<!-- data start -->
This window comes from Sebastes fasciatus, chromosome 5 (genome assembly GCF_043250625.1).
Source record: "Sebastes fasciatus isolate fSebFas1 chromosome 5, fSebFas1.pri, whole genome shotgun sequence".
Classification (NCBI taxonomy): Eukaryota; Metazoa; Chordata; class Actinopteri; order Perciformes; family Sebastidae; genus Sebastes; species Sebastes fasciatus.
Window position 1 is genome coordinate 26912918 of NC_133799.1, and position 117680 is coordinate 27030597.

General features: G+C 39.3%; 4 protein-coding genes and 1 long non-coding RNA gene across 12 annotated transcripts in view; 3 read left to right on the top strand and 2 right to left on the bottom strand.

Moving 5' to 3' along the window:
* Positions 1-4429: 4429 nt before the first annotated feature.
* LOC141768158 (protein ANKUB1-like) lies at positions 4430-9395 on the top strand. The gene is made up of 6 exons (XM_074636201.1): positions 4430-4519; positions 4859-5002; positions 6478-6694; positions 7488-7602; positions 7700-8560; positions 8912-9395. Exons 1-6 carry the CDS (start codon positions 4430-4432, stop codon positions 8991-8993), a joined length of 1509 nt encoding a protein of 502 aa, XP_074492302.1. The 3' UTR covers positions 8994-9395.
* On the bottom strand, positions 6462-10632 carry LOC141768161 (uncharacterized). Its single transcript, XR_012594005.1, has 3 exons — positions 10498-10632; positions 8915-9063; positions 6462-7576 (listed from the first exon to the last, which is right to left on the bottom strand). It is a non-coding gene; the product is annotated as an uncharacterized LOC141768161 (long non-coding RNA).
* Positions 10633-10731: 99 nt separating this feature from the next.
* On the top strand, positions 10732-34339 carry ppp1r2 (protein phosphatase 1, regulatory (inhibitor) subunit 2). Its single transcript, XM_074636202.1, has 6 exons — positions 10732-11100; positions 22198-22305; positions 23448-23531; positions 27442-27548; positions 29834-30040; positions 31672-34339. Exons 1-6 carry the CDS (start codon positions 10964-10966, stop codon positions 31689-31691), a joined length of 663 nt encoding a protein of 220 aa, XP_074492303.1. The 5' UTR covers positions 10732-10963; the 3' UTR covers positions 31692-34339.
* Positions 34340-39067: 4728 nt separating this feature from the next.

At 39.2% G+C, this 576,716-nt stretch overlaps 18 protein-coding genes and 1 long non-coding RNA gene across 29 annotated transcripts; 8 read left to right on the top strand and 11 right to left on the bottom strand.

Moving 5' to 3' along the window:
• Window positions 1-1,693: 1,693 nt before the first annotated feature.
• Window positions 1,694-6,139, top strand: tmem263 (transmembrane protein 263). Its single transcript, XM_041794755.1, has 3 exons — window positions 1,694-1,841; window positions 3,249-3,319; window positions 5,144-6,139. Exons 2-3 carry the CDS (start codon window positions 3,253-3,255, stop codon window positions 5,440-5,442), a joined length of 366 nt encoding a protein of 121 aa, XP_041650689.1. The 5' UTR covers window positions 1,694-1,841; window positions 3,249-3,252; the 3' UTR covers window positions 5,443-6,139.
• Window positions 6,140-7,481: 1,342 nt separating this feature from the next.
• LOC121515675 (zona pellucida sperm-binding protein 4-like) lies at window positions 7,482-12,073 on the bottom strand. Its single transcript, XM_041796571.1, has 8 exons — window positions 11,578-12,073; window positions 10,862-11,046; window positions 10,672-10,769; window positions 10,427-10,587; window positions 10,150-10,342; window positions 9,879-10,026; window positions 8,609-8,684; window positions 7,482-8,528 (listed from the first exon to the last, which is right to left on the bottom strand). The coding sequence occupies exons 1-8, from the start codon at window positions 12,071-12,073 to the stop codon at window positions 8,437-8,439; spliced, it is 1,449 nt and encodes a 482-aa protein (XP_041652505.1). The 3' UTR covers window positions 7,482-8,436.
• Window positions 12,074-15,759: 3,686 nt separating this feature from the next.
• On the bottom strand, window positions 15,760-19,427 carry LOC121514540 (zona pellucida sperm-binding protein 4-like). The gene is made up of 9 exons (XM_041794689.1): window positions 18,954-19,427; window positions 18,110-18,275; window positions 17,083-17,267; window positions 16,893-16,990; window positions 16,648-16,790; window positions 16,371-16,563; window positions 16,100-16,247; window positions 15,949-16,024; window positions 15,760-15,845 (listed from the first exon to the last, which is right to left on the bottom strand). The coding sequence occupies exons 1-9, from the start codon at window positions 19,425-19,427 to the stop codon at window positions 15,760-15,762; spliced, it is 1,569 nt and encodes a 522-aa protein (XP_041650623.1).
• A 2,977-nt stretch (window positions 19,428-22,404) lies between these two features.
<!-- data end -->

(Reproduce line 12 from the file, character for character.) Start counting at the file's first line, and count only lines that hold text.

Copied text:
* Positions 34340-39067: 4728 nt separating this feature from the next.